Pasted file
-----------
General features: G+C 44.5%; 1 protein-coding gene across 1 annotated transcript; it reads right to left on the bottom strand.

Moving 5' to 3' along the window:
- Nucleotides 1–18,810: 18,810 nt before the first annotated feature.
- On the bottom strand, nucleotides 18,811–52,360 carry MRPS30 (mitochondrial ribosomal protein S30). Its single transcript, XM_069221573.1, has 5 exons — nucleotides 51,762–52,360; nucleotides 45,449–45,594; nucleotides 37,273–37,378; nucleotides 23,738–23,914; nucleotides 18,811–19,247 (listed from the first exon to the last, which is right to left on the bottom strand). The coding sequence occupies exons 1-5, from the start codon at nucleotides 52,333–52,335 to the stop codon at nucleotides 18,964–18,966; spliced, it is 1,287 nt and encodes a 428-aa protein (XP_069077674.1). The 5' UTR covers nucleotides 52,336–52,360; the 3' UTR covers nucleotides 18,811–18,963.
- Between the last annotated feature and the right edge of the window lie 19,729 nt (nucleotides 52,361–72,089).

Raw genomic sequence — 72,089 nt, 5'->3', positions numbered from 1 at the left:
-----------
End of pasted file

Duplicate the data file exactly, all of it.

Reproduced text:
General features: G+C 44.5%; 1 protein-coding gene across 1 annotated transcript; it reads right to left on the bottom strand.

Moving 5' to 3' along the window:
- Nucleotides 1–18,810: 18,810 nt before the first annotated feature.
- On the bottom strand, nucleotides 18,811–52,360 carry MRPS30 (mitochondrial ribosomal protein S30). Its single transcript, XM_069221573.1, has 5 exons — nucleotides 51,762–52,360; nucleotides 45,449–45,594; nucleotides 37,273–37,378; nucleotides 23,738–23,914; nucleotides 18,811–19,247 (listed from the first exon to the last, which is right to left on the bottom strand). The coding sequence occupies exons 1-5, from the start codon at nucleotides 52,333–52,335 to the stop codon at nucleotides 18,964–18,966; spliced, it is 1,287 nt and encodes a 428-aa protein (XP_069077674.1). The 5' UTR covers nucleotides 52,336–52,360; the 3' UTR covers nucleotides 18,811–18,963.
- Between the last annotated feature and the right edge of the window lie 19,729 nt (nucleotides 52,361–72,089).

Raw genomic sequence — 72,089 nt, 5'->3', positions numbered from 1 at the left: